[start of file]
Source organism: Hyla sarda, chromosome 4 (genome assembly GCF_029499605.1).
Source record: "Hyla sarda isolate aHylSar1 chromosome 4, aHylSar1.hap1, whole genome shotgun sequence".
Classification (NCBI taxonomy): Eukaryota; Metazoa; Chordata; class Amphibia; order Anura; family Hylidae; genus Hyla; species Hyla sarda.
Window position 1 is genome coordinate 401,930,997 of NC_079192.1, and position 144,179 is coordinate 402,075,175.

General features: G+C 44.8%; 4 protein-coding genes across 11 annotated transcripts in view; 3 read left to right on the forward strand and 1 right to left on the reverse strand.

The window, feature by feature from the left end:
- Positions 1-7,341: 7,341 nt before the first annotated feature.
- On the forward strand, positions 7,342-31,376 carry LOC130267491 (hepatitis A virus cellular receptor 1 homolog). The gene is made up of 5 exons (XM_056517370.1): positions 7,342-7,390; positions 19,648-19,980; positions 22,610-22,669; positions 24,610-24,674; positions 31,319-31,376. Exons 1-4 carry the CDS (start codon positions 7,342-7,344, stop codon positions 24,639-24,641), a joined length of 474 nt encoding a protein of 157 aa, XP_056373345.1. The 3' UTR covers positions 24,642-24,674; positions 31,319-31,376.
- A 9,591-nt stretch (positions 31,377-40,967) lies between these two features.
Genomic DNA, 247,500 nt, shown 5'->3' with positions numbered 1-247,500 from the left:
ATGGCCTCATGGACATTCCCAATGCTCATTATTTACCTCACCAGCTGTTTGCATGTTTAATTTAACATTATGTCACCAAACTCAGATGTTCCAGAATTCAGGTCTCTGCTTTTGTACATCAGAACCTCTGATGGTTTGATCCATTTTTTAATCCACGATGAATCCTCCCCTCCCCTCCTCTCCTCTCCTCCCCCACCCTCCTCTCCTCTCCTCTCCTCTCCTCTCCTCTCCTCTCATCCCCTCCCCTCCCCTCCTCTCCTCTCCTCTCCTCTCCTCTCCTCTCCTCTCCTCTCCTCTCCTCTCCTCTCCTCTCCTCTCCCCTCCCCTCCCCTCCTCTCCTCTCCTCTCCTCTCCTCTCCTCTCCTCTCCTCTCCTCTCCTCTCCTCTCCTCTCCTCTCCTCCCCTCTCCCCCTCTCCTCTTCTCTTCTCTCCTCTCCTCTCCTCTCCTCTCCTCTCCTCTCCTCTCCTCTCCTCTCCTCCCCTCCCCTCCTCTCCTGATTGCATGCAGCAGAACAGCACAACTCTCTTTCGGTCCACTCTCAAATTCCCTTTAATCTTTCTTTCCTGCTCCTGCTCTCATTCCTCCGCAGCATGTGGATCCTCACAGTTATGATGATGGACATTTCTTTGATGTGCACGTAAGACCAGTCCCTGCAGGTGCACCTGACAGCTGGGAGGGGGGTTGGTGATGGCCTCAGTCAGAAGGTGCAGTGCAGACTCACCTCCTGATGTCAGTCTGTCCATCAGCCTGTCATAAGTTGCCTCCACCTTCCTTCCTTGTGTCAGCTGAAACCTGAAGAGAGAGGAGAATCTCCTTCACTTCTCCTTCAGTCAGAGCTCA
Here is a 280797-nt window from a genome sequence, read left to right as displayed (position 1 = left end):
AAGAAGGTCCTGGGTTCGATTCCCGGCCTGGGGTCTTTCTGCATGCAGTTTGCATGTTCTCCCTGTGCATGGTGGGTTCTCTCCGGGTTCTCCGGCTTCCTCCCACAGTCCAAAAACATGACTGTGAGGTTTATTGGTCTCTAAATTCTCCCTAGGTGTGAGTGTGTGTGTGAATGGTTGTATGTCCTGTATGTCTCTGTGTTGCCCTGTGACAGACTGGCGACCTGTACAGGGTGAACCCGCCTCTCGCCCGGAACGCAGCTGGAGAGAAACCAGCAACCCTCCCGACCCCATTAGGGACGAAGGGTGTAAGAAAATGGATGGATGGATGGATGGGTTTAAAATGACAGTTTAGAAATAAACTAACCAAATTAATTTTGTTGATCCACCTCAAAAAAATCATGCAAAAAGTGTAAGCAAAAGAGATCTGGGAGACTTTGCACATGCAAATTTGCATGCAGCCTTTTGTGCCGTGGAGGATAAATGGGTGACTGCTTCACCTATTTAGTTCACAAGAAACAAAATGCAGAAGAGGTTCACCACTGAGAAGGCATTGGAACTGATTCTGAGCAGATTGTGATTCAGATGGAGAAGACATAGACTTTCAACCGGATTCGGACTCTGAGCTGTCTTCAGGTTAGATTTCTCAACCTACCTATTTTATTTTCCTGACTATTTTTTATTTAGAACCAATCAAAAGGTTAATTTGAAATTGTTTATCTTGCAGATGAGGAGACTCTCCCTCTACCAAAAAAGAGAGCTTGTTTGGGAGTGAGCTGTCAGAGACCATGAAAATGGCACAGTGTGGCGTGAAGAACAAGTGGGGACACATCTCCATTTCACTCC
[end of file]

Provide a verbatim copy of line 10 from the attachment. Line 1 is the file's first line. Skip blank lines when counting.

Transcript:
Genomic DNA, 247,500 nt, shown 5'->3' with positions numbered 1-247,500 from the left: